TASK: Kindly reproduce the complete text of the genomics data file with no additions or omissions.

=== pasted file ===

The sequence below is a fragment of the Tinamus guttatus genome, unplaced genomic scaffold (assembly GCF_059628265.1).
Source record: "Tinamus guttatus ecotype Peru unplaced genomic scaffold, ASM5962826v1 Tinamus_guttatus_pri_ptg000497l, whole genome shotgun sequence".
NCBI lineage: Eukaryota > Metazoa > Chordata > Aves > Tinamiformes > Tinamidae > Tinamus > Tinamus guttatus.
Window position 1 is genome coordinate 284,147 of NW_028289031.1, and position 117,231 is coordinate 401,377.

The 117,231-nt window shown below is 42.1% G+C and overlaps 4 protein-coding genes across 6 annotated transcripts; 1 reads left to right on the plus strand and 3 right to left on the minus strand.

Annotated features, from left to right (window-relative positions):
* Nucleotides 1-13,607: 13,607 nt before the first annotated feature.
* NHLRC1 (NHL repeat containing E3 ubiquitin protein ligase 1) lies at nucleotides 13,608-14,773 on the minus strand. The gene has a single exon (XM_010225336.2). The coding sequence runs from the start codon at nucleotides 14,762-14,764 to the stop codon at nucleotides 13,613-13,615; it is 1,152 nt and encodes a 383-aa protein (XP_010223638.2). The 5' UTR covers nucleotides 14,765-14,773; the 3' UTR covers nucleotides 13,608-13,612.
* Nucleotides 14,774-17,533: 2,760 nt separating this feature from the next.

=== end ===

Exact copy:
The sequence below is a fragment of the Tinamus guttatus genome, unplaced genomic scaffold (assembly GCF_059628265.1).
Source record: "Tinamus guttatus ecotype Peru unplaced genomic scaffold, ASM5962826v1 Tinamus_guttatus_pri_ptg000497l, whole genome shotgun sequence".
NCBI lineage: Eukaryota > Metazoa > Chordata > Aves > Tinamiformes > Tinamidae > Tinamus > Tinamus guttatus.
Window position 1 is genome coordinate 284,147 of NW_028289031.1, and position 117,231 is coordinate 401,377.

The 117,231-nt window shown below is 42.1% G+C and overlaps 4 protein-coding genes across 6 annotated transcripts; 1 reads left to right on the plus strand and 3 right to left on the minus strand.

Annotated features, from left to right (window-relative positions):
* Nucleotides 1-13,607: 13,607 nt before the first annotated feature.
* NHLRC1 (NHL repeat containing E3 ubiquitin protein ligase 1) lies at nucleotides 13,608-14,773 on the minus strand. The gene has a single exon (XM_010225336.2). The coding sequence runs from the start codon at nucleotides 14,762-14,764 to the stop codon at nucleotides 13,613-13,615; it is 1,152 nt and encodes a 383-aa protein (XP_010223638.2). The 5' UTR covers nucleotides 14,765-14,773; the 3' UTR covers nucleotides 13,608-13,612.
* Nucleotides 14,774-17,533: 2,760 nt separating this feature from the next.